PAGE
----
[curves] Curves for pairings

Michael Scott mike.scott at miracl.com
Thu Sep 29 02:38:45 PDT 2016

Hello Brendan,

Yes that's roughly my experience. However I would expect the ratio for the
pairing to rise from 2.5 to 1 to maybe 4 to 1 for highly optimised assembly
language implementations (based on some back-of-the-envelope calculations).
I would expect the pairing (and in particular the final exponentiation) to
suffer more than scalar mults in G1 and G2, as there although the field
size must increase, the group size ideally should not. So the impact is
likely to be rather protocol dependent. In a good pairing-based protocol
most of the action should take place in G1, with ideally just one pairing

Here is another take on a possible response to the new estimates..

There is an asteroid called "Quantum Computing" heading straight for
"Planet Crypto". We know more or less exactly what damage it will do. And
from what I have been hearing it is expected to hit around the year 2030.

Now if you look at papers estimating key sizes that we would need, often
they were based on extrapolations of current technologies beyond 2050. Well
that's all pretty pointless now. So why beat ourselves up between now and
the asteroid strike? As of now 80 bits of (AES equivalent) security has
still not been broken, and may still be fine in 2030!

Now a 336-bit BLS curve is an ideal fit for 112-bits of security. I suggest
that this would be more than enough to carry us forward to the

The current response of the community rather reminds me of the French
response at the end of WW1, which ignored the coming impact of the Tank and
instead built a bigger and better trench system - the Maginot line.


On Thu, Sep 29, 2016 at 6:21 AM, Brendan McMillion <
brendanmcmillion at gmail.com> wrote:

> Hey Mike,
> This morning, I forked Golang's implementation of bn256 and fit it with a
> 448-bit BN [1] curve based on the parameter
> u = 1910986621940954212840033034977453
> which, according to ellipticnews, should be closer to the 128-bit security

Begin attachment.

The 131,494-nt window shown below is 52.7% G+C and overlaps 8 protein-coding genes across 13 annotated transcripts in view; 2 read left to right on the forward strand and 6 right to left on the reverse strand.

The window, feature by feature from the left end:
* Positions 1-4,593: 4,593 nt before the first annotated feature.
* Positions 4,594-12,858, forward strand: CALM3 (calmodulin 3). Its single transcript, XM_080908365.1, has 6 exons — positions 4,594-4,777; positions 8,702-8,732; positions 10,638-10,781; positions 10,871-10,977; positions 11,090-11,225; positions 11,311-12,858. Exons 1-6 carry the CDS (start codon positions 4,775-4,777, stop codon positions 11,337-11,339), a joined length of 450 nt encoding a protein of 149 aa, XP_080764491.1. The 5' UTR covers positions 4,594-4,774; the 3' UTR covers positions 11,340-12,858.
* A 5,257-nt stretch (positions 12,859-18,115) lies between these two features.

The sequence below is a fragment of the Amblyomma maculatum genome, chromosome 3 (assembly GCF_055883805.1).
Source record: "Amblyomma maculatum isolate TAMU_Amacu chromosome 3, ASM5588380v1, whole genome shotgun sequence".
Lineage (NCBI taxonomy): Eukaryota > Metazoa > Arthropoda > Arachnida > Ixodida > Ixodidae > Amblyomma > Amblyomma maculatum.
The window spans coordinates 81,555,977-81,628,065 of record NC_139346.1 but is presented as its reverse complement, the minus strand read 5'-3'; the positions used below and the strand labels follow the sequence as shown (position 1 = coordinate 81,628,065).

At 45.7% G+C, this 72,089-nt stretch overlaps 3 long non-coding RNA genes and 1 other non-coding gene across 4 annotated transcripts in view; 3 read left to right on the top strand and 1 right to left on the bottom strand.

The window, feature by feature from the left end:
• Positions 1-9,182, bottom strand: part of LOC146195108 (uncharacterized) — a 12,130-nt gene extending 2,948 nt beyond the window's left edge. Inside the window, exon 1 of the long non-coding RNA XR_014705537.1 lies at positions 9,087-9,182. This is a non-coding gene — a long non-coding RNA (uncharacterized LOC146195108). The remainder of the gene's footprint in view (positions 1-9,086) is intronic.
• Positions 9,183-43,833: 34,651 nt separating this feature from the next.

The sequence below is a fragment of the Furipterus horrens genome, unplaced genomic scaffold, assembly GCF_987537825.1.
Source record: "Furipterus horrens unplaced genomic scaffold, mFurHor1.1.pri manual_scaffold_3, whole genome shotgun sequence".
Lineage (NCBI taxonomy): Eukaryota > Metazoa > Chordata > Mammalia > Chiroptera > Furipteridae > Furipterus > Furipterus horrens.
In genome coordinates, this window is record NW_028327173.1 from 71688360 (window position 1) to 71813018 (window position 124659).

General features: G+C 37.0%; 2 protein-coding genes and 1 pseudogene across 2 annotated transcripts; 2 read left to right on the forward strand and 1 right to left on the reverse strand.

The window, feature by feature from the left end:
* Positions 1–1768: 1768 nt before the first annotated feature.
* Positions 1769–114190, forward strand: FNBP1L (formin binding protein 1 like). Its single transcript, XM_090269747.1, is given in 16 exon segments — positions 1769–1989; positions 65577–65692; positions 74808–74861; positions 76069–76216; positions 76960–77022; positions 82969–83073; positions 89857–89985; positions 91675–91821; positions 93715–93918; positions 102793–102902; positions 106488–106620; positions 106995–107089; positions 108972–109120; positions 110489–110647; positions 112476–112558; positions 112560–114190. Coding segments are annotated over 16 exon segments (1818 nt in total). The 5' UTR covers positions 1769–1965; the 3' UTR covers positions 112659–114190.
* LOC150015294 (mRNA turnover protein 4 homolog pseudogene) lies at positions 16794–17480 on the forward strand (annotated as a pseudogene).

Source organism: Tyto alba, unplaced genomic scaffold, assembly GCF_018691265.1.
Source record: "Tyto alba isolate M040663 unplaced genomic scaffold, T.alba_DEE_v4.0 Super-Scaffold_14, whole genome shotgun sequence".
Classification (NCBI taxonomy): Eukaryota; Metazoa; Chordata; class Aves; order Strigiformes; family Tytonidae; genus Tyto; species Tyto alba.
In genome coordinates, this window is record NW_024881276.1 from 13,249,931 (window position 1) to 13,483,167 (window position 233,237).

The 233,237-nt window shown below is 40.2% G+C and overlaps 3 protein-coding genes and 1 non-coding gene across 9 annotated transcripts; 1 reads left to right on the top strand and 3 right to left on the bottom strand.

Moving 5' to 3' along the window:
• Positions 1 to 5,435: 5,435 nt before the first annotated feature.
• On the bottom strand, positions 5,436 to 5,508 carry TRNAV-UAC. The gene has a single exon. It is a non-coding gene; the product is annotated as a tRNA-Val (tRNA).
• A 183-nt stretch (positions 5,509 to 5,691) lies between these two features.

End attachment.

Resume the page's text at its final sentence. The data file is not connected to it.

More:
> level. Interestingly, it's also very close to 2.5 times slower than the
> same implementation for a 256-bit curve for all major operations. For
> scalar mult in G1, 2 milliseconds to 5ms. For scalar mult in G2, 5ms to
> 13ms. For a pairing, 15ms to 35ms. All of these numbers can be lowered by
> an order of magnitude by porting them to C and the scalar multiplications
> can still be sped up by implementing GLV decomposition.
> Is this also roughly the situation for the BLS curves you're experimenting
> with?
> [1] https://github.com/Bren2010/bn448
> On Sep 28, 2016 4:09 PM, "Jeff Burdges" <burdges at gnunet.org> wrote:
>> On Tue, 2016-09-27 at 05:28 +0000, Zooko Wilcox-OHearn wrote:
>> > I was totally wrong about this. Our performance bottleneck is in a
>> > path (zk-SNARK proving) that doesn't require pairing operations, so
>> > using a curve which was 2.5 times slower at pairing operations would
>> > not worsen our performance issues. However, if it was also 2.5 slower
>> > for curve operations, then it would.
>> It's still slower for scalar multiplication due to being a larger curve,
>> no?
>> In any case, you said there are no risks to the anonymity here, so an
>> alternative to changing curves might be to prevent attacks from being
>> profitable by capping the maximum value in a transaction or account,
>> right?  In the short term, this should not require dong anything.
>> Jeff
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